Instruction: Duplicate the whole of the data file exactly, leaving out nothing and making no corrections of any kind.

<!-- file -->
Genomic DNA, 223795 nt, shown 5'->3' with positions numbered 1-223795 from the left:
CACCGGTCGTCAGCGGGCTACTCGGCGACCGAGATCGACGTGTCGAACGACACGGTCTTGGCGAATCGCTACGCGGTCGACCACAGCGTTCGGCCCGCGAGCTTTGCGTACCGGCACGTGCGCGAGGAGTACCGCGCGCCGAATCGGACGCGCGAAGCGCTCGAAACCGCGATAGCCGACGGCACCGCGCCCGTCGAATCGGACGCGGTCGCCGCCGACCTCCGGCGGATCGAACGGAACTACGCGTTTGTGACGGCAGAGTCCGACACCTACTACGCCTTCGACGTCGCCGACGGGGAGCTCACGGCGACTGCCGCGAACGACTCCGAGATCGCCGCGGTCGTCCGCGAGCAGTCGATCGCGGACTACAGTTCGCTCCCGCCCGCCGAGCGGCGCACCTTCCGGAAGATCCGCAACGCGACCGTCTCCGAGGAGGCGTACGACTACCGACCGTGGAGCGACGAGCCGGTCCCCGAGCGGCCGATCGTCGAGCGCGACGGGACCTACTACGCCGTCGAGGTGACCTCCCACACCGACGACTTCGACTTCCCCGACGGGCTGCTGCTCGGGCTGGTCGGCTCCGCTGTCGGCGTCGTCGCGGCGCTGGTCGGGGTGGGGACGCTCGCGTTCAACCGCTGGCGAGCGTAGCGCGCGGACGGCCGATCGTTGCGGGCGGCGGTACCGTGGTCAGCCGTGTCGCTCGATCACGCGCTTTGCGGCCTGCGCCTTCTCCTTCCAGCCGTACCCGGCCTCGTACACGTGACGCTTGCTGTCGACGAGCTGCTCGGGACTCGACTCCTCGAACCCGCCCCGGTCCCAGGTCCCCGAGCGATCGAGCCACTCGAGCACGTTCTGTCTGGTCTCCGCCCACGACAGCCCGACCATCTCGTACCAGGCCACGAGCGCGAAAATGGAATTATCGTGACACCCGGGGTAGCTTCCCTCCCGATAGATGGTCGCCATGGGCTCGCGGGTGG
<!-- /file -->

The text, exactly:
Genomic DNA, 223795 nt, shown 5'->3' with positions numbered 1-223795 from the left:
CACCGGTCGTCAGCGGGCTACTCGGCGACCGAGATCGACGTGTCGAACGACACGGTCTTGGCGAATCGCTACGCGGTCGACCACAGCGTTCGGCCCGCGAGCTTTGCGTACCGGCACGTGCGCGAGGAGTACCGCGCGCCGAATCGGACGCGCGAAGCGCTCGAAACCGCGATAGCCGACGGCACCGCGCCCGTCGAATCGGACGCGGTCGCCGCCGACCTCCGGCGGATCGAACGGAACTACGCGTTTGTGACGGCAGAGTCCGACACCTACTACGCCTTCGACGTCGCCGACGGGGAGCTCACGGCGACTGCCGCGAACGACTCCGAGATCGCCGCGGTCGTCCGCGAGCAGTCGATCGCGGACTACAGTTCGCTCCCGCCCGCCGAGCGGCGCACCTTCCGGAAGATCCGCAACGCGACCGTCTCCGAGGAGGCGTACGACTACCGACCGTGGAGCGACGAGCCGGTCCCCGAGCGGCCGATCGTCGAGCGCGACGGGACCTACTACGCCGTCGAGGTGACCTCCCACACCGACGACTTCGACTTCCCCGACGGGCTGCTGCTCGGGCTGGTCGGCTCCGCTGTCGGCGTCGTCGCGGCGCTGGTCGGGGTGGGGACGCTCGCGTTCAACCGCTGGCGAGCGTAGCGCGCGGACGGCCGATCGTTGCGGGCGGCGGTACCGTGGTCAGCCGTGTCGCTCGATCACGCGCTTTGCGGCCTGCGCCTTCTCCTTCCAGCCGTACCCGGCCTCGTACACGTGACGCTTGCTGTCGACGAGCTGCTCGGGACTCGACTCCTCGAACCCGCCCCGGTCCCAGGTCCCCGAGCGATCGAGCCACTCGAGCACGTTCTGTCTGGTCTCCGCCCACGACAGCCCGACCATCTCGTACCAGGCCACGAGCGCGAAAATGGAATTATCGTGACACCCGGGGTAGCTTCCCTCCCGATAGATGGTCGCCATGGGCTCGCGGGTGG